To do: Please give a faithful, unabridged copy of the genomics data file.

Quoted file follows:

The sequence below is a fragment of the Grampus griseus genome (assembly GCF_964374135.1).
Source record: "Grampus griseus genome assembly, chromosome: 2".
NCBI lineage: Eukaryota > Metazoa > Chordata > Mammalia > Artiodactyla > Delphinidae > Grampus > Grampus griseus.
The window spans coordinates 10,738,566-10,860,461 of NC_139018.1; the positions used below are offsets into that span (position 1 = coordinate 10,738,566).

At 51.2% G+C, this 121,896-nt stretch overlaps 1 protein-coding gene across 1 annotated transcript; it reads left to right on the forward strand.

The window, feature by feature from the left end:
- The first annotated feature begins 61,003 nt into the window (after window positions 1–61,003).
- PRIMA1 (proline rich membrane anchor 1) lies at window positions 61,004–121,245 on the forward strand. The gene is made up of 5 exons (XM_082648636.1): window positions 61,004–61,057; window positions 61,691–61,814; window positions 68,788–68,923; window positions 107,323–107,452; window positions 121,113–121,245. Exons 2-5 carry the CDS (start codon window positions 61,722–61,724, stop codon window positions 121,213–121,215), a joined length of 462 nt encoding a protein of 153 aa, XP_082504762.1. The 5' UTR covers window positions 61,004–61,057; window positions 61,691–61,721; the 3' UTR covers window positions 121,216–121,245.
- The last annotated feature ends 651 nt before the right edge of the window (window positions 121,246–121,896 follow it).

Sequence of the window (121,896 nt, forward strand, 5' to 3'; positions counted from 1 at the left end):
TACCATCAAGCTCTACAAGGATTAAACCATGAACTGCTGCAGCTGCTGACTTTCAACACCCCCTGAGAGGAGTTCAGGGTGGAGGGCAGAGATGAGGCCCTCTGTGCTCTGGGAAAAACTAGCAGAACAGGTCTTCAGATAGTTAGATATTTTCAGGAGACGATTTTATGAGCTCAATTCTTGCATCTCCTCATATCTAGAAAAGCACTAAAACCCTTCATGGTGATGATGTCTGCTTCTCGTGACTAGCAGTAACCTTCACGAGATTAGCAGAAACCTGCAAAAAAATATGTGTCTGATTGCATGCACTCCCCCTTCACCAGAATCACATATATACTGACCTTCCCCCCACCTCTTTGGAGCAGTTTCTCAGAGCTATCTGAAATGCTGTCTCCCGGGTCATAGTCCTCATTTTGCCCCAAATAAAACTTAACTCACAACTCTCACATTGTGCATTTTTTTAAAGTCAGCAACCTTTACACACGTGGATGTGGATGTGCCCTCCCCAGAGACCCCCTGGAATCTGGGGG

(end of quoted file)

The sequence below is a fragment of the Grampus griseus genome (assembly GCF_964374135.1).
Source record: "Grampus griseus genome assembly, chromosome: 2".
NCBI lineage: Eukaryota > Metazoa > Chordata > Mammalia > Artiodactyla > Delphinidae > Grampus > Grampus griseus.
The window spans coordinates 10,738,566-10,860,461 of NC_139018.1; the positions used below are offsets into that span (position 1 = coordinate 10,738,566).

At 51.2% G+C, this 121,896-nt stretch overlaps 1 protein-coding gene across 1 annotated transcript; it reads left to right on the forward strand.

The window, feature by feature from the left end:
- The first annotated feature begins 61,003 nt into the window (after window positions 1–61,003).
- PRIMA1 (proline rich membrane anchor 1) lies at window positions 61,004–121,245 on the forward strand. The gene is made up of 5 exons (XM_082648636.1): window positions 61,004–61,057; window positions 61,691–61,814; window positions 68,788–68,923; window positions 107,323–107,452; window positions 121,113–121,245. Exons 2-5 carry the CDS (start codon window positions 61,722–61,724, stop codon window positions 121,213–121,215), a joined length of 462 nt encoding a protein of 153 aa, XP_082504762.1. The 5' UTR covers window positions 61,004–61,057; window positions 61,691–61,721; the 3' UTR covers window positions 121,216–121,245.
- The last annotated feature ends 651 nt before the right edge of the window (window positions 121,246–121,896 follow it).

Sequence of the window (121,896 nt, forward strand, 5' to 3'; positions counted from 1 at the left end):
TACCATCAAGCTCTACAAGGATTAAACCATGAACTGCTGCAGCTGCTGACTTTCAACACCCCCTGAGAGGAGTTCAGGGTGGAGGGCAGAGATGAGGCCCTCTGTGCTCTGGGAAAAACTAGCAGAACAGGTCTTCAGATAGTTAGATATTTTCAGGAGACGATTTTATGAGCTCAATTCTTGCATCTCCTCATATCTAGAAAAGCACTAAAACCCTTCATGGTGATGATGTCTGCTTCTCGTGACTAGCAGTAACCTTCACGAGATTAGCAGAAACCTGCAAAAAAATATGTGTCTGATTGCATGCACTCCCCCTTCACCAGAATCACATATATACTGACCTTCCCCCCACCTCTTTGGAGCAGTTTCTCAGAGCTATCTGAAATGCTGTCTCCCGGGTCATAGTCCTCATTTTGCCCCAAATAAAACTTAACTCACAACTCTCACATTGTGCATTTTTTTAAAGTCAGCAACCTTTACACACGTGGATGTGGATGTGCCCTCCCCAGAGACCCCCTGGAATCTGGGGG